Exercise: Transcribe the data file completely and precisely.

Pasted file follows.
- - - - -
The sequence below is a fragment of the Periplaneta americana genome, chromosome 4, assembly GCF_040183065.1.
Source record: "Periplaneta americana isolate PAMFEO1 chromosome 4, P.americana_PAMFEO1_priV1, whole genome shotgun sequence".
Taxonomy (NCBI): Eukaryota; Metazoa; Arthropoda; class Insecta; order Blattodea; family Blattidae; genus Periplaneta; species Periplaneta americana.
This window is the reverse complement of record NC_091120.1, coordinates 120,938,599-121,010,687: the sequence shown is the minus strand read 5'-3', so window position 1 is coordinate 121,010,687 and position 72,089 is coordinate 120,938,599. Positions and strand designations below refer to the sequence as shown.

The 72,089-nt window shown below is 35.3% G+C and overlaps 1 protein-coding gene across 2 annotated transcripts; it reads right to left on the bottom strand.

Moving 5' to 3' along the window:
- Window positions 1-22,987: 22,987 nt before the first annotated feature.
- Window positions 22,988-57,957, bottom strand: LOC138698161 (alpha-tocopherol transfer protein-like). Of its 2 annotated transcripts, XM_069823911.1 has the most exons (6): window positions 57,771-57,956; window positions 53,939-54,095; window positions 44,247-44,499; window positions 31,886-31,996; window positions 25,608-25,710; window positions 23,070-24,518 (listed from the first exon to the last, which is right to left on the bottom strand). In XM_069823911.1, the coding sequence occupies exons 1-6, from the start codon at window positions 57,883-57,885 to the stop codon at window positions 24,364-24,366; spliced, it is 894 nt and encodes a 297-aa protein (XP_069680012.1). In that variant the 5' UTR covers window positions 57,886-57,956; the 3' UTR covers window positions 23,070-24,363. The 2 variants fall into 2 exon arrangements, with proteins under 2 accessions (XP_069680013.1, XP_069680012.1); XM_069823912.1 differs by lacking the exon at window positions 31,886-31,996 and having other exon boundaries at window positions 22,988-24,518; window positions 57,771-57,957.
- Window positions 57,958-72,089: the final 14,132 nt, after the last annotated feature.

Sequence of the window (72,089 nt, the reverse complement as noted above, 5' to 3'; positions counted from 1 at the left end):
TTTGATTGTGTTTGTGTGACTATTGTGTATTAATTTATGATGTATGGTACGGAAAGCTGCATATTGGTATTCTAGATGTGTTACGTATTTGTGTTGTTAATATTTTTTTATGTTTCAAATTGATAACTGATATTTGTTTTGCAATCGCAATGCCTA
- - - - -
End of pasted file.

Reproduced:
The sequence below is a fragment of the Periplaneta americana genome, chromosome 4, assembly GCF_040183065.1.
Source record: "Periplaneta americana isolate PAMFEO1 chromosome 4, P.americana_PAMFEO1_priV1, whole genome shotgun sequence".
Taxonomy (NCBI): Eukaryota; Metazoa; Arthropoda; class Insecta; order Blattodea; family Blattidae; genus Periplaneta; species Periplaneta americana.
This window is the reverse complement of record NC_091120.1, coordinates 120,938,599-121,010,687: the sequence shown is the minus strand read 5'-3', so window position 1 is coordinate 121,010,687 and position 72,089 is coordinate 120,938,599. Positions and strand designations below refer to the sequence as shown.

The 72,089-nt window shown below is 35.3% G+C and overlaps 1 protein-coding gene across 2 annotated transcripts; it reads right to left on the bottom strand.

Moving 5' to 3' along the window:
- Window positions 1-22,987: 22,987 nt before the first annotated feature.
- Window positions 22,988-57,957, bottom strand: LOC138698161 (alpha-tocopherol transfer protein-like). Of its 2 annotated transcripts, XM_069823911.1 has the most exons (6): window positions 57,771-57,956; window positions 53,939-54,095; window positions 44,247-44,499; window positions 31,886-31,996; window positions 25,608-25,710; window positions 23,070-24,518 (listed from the first exon to the last, which is right to left on the bottom strand). In XM_069823911.1, the coding sequence occupies exons 1-6, from the start codon at window positions 57,883-57,885 to the stop codon at window positions 24,364-24,366; spliced, it is 894 nt and encodes a 297-aa protein (XP_069680012.1). In that variant the 5' UTR covers window positions 57,886-57,956; the 3' UTR covers window positions 23,070-24,363. The 2 variants fall into 2 exon arrangements, with proteins under 2 accessions (XP_069680013.1, XP_069680012.1); XM_069823912.1 differs by lacking the exon at window positions 31,886-31,996 and having other exon boundaries at window positions 22,988-24,518; window positions 57,771-57,957.
- Window positions 57,958-72,089: the final 14,132 nt, after the last annotated feature.

Sequence of the window (72,089 nt, the reverse complement as noted above, 5' to 3'; positions counted from 1 at the left end):
TTTGATTGTGTTTGTGTGACTATTGTGTATTAATTTATGATGTATGGTACGGAAAGCTGCATATTGGTATTCTAGATGTGTTACGTATTTGTGTTGTTAATATTTTTTTATGTTTCAAATTGATAACTGATATTTGTTTTGCAATCGCAATGCCTA